Jubilee Platinum (LON:JLP) is moving to control its own destiny following protracted and as yet unsuccessful negotiations to acquire Platinum Australia, which owns the mine and processing facilities next to its Dilokong tailing project in South Africa.
Chief executive Leon Coetzer told Proactive Investors the company is looking at alternative ways of processing the platinum group metals from the chrome mine, in South Africa’s eastern Bushveld.
Jubilee planned to treat tailings using PLA’s Smokey Hills processing plant, before then restarting mining there.
There is significant spare capacity nearby, while longer Jubilee might even consider building its own facility.
The tie-up as planned would have worked for both sides, providing Jubilee with significant synergies and savings while offering PLA’s creditors a way to realise value for the asset.
However as the debt accrued by PLA has risen over recent months, so the combination has looked less and less attractive for Jubilee investors. And this has led to a stalemate with PLA’s main creditor.
“[The debt] has reached a level where it threatens the value of the transaction,” Coetzer told Proactive.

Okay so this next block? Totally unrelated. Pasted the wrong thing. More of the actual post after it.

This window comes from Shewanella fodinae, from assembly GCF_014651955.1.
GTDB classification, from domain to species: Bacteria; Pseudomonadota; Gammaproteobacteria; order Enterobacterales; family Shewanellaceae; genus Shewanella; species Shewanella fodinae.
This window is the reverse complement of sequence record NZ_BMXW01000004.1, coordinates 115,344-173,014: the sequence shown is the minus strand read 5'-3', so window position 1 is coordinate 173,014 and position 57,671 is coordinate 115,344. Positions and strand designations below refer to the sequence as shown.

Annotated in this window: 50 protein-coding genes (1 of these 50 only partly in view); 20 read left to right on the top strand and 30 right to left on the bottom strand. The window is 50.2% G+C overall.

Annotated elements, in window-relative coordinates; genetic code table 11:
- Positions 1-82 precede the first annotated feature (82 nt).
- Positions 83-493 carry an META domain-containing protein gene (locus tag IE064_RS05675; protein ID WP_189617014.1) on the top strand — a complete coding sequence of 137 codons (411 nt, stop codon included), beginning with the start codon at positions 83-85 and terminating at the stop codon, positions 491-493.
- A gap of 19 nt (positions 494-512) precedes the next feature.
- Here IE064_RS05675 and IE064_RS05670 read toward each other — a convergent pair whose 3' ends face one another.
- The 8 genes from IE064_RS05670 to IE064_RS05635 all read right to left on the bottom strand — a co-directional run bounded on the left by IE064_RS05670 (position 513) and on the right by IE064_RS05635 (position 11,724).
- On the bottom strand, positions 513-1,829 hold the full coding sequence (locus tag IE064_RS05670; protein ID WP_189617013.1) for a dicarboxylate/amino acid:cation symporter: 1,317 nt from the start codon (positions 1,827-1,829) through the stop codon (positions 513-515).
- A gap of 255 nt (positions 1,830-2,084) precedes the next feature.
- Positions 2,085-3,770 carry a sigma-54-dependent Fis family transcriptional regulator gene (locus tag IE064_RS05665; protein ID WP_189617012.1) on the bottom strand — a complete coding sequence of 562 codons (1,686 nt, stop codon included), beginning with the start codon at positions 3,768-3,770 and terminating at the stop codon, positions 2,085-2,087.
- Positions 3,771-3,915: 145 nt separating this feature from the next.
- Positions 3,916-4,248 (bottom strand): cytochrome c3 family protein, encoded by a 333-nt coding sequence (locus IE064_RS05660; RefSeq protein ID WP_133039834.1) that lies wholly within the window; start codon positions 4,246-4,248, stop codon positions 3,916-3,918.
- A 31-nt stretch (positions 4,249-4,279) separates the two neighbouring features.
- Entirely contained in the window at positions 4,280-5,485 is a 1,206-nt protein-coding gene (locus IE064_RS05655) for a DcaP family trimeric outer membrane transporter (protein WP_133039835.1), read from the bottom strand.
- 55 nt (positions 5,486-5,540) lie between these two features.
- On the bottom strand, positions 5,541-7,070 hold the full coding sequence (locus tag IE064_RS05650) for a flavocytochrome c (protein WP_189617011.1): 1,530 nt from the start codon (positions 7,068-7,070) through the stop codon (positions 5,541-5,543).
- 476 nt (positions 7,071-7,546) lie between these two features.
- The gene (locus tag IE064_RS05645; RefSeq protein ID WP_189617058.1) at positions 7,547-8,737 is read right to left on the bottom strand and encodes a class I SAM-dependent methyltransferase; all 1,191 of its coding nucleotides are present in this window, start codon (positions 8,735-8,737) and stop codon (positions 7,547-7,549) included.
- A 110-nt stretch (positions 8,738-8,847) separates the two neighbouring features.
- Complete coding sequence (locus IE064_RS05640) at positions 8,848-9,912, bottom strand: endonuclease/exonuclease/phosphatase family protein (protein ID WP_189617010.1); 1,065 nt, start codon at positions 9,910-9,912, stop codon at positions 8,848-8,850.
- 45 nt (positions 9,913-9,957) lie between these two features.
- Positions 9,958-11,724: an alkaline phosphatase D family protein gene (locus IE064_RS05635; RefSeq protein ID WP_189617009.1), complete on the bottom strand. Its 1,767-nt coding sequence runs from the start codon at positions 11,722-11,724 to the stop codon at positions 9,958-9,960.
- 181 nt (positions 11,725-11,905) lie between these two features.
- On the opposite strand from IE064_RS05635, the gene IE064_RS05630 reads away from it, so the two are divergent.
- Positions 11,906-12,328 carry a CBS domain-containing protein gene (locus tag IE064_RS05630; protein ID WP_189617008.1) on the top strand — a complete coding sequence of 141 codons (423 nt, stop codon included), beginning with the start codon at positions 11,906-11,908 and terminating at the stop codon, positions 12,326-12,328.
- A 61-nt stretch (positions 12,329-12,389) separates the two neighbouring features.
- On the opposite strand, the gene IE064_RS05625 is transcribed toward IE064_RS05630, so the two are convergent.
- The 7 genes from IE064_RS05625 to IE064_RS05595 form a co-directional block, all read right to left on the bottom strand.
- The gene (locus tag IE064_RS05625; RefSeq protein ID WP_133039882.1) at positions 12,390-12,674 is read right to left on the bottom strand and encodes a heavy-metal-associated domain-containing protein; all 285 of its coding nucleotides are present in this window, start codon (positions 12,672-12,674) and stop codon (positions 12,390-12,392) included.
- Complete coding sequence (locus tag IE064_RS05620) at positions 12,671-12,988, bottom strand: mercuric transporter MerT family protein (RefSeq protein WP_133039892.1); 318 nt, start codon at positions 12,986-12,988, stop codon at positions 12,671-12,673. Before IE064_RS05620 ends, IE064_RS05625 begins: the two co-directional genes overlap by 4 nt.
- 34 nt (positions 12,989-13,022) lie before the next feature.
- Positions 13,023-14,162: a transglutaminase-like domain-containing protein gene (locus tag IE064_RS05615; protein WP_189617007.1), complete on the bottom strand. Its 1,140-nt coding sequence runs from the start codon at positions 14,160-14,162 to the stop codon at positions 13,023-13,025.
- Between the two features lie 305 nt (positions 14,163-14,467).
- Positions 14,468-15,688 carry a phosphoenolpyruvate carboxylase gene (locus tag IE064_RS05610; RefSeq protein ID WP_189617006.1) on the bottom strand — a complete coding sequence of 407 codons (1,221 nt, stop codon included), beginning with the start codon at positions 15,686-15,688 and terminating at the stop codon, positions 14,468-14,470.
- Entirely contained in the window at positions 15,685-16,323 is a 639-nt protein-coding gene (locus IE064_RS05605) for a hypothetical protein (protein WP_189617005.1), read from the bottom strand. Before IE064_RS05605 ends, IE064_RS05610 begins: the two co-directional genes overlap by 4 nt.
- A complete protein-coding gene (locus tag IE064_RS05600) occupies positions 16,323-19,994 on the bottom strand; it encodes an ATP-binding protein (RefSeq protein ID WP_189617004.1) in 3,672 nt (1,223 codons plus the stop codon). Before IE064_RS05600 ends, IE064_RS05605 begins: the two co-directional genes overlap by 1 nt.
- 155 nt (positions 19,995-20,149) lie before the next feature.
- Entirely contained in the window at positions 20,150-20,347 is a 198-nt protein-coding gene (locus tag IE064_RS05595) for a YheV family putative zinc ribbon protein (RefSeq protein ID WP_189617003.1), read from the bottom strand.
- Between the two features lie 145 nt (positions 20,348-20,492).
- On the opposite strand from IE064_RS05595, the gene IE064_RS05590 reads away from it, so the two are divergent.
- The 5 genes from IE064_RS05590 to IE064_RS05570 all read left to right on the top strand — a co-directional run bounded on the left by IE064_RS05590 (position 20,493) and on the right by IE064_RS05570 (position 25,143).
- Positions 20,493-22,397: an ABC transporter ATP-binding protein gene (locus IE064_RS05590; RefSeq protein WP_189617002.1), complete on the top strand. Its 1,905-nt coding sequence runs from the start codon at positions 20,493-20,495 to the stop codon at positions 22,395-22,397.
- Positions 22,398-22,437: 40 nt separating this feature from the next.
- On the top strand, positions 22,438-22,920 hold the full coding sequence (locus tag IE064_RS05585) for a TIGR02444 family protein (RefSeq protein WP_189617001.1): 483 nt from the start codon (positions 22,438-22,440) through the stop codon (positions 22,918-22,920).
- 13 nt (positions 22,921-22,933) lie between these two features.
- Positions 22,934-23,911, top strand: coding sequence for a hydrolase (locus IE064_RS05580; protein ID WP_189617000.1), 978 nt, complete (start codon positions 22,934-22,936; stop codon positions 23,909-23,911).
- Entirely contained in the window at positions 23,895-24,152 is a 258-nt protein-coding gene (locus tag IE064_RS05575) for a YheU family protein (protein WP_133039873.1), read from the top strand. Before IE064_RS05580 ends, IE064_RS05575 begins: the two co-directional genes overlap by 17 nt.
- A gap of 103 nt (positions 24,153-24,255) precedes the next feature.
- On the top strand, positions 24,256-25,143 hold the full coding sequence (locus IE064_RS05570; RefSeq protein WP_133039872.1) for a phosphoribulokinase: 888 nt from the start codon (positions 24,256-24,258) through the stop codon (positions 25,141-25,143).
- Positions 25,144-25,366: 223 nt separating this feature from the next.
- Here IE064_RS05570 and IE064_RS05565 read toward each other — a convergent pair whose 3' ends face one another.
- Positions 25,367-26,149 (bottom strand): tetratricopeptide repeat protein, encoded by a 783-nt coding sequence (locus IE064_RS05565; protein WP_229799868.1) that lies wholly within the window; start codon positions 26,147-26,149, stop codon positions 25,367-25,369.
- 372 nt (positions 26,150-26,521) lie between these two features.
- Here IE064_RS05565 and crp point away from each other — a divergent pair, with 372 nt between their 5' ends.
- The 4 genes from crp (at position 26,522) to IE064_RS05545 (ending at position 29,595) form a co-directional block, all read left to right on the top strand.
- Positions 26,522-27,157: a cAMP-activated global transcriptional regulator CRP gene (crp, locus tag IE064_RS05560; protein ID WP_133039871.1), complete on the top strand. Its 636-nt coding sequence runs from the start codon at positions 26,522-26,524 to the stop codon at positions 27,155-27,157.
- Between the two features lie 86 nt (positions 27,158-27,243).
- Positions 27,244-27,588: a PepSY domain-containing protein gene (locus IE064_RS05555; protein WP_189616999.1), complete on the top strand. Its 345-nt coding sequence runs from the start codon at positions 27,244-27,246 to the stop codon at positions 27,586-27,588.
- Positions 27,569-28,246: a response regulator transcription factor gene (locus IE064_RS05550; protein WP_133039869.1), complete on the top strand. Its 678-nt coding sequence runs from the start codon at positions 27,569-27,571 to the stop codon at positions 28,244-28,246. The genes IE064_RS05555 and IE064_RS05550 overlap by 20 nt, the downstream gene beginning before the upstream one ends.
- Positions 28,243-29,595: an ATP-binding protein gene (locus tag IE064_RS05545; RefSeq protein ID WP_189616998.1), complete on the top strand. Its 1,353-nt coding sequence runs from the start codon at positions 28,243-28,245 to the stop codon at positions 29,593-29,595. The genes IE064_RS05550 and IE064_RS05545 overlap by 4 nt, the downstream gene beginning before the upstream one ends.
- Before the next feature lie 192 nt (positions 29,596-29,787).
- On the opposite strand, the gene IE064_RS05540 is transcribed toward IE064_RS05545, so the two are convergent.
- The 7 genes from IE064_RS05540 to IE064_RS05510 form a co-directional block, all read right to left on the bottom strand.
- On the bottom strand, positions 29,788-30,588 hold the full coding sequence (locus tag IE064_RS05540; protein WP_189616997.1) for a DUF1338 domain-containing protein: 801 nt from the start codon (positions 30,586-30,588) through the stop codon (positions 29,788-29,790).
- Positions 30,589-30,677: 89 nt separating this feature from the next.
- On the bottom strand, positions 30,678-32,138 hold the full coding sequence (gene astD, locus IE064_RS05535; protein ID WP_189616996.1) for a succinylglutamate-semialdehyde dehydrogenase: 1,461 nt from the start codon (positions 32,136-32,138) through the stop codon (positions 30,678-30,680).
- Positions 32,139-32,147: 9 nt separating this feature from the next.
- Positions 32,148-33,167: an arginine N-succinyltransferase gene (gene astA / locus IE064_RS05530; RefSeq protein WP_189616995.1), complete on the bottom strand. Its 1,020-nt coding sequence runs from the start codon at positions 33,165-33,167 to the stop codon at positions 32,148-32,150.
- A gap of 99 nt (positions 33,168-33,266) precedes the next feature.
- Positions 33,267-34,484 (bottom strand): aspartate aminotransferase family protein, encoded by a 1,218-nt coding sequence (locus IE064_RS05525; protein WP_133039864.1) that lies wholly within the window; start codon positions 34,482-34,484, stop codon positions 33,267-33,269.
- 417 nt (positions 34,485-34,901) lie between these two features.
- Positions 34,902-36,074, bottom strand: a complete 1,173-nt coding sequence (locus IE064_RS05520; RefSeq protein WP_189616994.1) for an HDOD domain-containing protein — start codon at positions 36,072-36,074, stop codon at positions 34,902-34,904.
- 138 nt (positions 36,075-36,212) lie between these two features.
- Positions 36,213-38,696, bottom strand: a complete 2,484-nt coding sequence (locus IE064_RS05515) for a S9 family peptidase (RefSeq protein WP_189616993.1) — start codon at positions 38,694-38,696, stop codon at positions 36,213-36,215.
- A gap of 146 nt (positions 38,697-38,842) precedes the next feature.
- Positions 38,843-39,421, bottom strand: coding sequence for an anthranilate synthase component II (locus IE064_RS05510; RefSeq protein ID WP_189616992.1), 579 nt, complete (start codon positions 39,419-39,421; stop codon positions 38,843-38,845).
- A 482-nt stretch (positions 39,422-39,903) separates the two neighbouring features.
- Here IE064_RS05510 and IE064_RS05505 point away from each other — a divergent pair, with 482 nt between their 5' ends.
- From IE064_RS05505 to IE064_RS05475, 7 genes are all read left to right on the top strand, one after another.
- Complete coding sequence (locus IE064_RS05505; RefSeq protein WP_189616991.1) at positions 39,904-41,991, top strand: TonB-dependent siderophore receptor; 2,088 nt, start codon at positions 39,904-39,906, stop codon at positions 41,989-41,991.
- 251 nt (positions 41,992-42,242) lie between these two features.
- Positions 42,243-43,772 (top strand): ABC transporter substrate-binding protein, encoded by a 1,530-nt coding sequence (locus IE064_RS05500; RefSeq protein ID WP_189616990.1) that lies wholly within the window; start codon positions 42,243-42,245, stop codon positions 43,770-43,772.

“When one looks at the combination of assets most people recognise they are enormously complementary.
“The debt compared to where it was initially has increased a significant amount.
“We can’t afford to end up having the funds raised to restart the operations being utilised to repay a creditor and not being used to start a mine.
“We are hoping, trusting and have to believe that sense will prevail.”
The PLA acquisition aside, Thursday’s operations update contained some nuggets of encouraging news.
Revenues, gross profits and cash flows from the company’s Middelburg smelter and power operation continued to grow. It means Jubilee is expected to make a net profit in the next quarter, which is a major milestone.
Prospects will be enhanced by the commissioning of the third arc furnace, which is expected to occur in March.
At the same time it is hoped there will be some movement in the sale of Quartzhill Farm portion of its Tjate Platinum Project.
The deal will bring in £4.2mln, or the equivalent of 60% of Jubilee’s current market capitalisation.
However it requires the sign-off of the Department of Mineral Resources (DMR).
If all the bits fit into the place, then Jubilee becomes a “unique and strong little company”, the CEO reckons.
“The share price we think has lost all relationship to the asset value. Just looking at the Quartzhill, a property that hasn’t even been drilled, and the valuation, you can see just how disjointed things have become.”
The shares, down 85% in the last year, value the group at just under £7mln.